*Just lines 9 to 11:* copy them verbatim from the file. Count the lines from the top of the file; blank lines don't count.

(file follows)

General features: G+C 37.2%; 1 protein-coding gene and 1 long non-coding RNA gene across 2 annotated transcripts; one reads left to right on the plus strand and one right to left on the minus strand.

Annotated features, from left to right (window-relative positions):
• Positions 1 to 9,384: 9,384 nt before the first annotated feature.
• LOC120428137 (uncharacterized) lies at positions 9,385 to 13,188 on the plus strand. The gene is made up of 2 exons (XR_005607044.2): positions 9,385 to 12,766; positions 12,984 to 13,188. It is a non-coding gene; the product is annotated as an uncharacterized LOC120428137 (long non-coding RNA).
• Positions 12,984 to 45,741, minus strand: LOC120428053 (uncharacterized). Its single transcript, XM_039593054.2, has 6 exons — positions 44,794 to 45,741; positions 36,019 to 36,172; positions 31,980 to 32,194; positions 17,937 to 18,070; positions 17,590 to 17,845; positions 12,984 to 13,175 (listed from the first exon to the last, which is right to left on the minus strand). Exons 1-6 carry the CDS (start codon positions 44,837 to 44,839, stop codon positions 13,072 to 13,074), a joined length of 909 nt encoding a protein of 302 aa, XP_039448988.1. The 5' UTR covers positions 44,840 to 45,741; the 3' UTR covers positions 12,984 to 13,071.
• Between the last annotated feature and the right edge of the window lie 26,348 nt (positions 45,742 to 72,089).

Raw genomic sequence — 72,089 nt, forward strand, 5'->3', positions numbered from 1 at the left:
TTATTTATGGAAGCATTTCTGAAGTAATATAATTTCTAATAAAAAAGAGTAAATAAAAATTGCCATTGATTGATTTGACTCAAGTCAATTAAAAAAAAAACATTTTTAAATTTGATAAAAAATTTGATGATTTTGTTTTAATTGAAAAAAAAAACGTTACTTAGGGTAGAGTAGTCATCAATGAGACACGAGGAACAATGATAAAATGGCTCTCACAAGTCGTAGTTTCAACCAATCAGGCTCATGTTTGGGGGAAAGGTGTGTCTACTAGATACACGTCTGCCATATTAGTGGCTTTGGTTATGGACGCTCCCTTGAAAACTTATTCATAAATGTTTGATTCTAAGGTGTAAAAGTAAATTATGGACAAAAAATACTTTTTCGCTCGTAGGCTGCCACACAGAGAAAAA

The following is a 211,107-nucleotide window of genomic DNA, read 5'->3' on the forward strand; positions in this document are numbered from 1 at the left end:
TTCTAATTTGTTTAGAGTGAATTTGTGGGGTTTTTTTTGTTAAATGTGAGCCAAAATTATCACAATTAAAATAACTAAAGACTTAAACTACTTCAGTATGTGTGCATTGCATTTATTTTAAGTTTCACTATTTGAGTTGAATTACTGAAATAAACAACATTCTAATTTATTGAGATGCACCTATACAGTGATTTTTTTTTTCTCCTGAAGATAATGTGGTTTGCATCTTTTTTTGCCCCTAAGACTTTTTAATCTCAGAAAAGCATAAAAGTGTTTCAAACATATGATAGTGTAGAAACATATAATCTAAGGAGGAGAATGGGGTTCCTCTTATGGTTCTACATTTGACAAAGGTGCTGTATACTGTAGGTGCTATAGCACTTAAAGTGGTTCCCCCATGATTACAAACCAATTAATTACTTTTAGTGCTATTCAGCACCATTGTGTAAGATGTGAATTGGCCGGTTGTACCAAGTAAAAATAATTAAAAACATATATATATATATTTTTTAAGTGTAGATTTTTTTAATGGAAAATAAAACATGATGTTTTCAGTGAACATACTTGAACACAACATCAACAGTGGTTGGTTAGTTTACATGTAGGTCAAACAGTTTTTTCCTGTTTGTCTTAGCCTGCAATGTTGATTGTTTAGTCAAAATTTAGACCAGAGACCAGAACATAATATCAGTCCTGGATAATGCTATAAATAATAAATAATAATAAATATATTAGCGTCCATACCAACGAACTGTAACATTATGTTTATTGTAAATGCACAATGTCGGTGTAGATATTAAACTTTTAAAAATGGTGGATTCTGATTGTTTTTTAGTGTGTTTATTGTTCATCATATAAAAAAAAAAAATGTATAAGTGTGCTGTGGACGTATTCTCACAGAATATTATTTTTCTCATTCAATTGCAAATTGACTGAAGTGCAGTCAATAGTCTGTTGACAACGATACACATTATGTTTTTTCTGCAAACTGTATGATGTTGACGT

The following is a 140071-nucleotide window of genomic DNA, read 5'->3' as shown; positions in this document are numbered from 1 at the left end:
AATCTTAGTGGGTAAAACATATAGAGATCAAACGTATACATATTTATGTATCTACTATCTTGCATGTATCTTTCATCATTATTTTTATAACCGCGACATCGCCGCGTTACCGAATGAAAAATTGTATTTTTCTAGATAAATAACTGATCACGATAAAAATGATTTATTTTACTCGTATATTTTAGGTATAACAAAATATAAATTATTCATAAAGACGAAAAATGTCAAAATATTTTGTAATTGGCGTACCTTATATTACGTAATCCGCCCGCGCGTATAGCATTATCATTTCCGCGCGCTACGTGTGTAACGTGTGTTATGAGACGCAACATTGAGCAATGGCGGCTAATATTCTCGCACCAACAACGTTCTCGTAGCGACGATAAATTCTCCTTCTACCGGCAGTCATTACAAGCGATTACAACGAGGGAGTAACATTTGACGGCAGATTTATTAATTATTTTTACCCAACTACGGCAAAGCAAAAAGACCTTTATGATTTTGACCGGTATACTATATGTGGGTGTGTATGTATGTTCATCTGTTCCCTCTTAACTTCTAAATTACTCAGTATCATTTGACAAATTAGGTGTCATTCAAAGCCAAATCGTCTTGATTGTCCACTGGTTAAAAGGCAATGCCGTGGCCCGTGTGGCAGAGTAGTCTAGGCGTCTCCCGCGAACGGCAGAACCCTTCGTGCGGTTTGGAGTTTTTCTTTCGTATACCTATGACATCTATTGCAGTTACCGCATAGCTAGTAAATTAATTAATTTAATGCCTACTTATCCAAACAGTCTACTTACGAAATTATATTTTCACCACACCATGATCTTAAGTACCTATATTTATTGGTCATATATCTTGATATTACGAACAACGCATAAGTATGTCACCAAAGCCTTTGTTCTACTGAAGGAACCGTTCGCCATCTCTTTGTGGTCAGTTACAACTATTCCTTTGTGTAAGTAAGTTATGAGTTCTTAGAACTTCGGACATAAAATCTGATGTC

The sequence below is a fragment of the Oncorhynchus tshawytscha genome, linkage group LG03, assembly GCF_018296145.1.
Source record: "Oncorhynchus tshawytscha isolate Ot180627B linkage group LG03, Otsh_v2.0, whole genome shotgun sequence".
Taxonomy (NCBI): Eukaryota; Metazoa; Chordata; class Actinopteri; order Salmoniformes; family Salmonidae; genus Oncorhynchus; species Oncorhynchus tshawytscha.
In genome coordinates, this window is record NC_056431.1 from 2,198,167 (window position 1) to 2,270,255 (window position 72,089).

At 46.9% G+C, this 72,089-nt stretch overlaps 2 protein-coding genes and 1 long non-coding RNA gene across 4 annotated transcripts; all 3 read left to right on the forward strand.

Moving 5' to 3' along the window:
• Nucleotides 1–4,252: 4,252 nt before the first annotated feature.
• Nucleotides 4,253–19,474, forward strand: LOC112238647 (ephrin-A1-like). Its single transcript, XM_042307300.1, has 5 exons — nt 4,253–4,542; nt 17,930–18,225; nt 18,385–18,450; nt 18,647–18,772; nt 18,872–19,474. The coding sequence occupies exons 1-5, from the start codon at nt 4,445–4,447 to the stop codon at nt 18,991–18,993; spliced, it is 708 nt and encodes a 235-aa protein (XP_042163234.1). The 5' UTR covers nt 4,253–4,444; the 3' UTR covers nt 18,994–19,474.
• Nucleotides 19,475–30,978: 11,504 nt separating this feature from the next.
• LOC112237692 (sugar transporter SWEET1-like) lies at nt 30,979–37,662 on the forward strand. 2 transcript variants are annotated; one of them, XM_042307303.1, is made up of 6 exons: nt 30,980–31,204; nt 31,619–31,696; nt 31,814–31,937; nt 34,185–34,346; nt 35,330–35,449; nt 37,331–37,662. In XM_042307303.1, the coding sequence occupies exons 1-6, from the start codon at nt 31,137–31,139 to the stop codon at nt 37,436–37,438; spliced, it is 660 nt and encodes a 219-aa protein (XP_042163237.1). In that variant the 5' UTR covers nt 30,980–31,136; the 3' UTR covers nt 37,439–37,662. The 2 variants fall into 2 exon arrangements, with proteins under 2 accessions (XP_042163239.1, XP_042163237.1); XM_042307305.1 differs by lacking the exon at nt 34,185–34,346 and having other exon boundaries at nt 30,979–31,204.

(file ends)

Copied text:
The following is a 211,107-nucleotide window of genomic DNA, read 5'->3' on the forward strand; positions in this document are numbered from 1 at the left end:
TTCTAATTTGTTTAGAGTGAATTTGTGGGGTTTTTTTTGTTAAATGTGAGCCAAAATTATCACAATTAAAATAACTAAAGACTTAAACTACTTCAGTATGTGTGCATTGCATTTATTTTAAGTTTCACTATTTGAGTTGAATTACTGAAATAAACAACATTCTAATTTATTGAGATGCACCTATACAGTGATTTTTTTTTTCTCCTGAAGATAATGTGGTTTGCATCTTTTTTTGCCCCTAAGACTTTTTAATCTCAGAAAAGCATAAAAGTGTTTCAAACATATGATAGTGTAGAAACATATAATCTAAGGAGGAGAATGGGGTTCCTCTTATGGTTCTACATTTGACAAAGGTGCTGTATACTGTAGGTGCTATAGCACTTAAAGTGGTTCCCCCATGATTACAAACCAATTAATTACTTTTAGTGCTATTCAGCACCATTGTGTAAGATGTGAATTGGCCGGTTGTACCAAGTAAAAATAATTAAAAACATATATATATATATTTTTTAAGTGTAGATTTTTTTAATGGAAAATAAAACATGATGTTTTCAGTGAACATACTTGAACACAACATCAACAGTGGTTGGTTAGTTTACATGTAGGTCAAACAGTTTTTTCCTGTTTGTCTTAGCCTGCAATGTTGATTGTTTAGTCAAAATTTAGACCAGAGACCAGAACATAATATCAGTCCTGGATAATGCTATAAATAATAAATAATAATAAATATATTAGCGTCCATACCAACGAACTGTAACATTATGTTTATTGTAAATGCACAATGTCGGTGTAGATATTAAACTTTTAAAAATGGTGGATTCTGATTGTTTTTTAGTGTGTTTATTGTTCATCATATAAAAAAAAAAAATGTATAAGTGTGCTGTGGACGTATTCTCACAGAATATTATTTTTCTCATTCAATTGCAAATTGACTGAAGTGCAGTCAATAGTCTGTTGACAACGATACACATTATGTTTTTTCTGCAAACTGTATGATGTTGACGT

The following is a 140071-nucleotide window of genomic DNA, read 5'->3' as shown; positions in this document are numbered from 1 at the left end: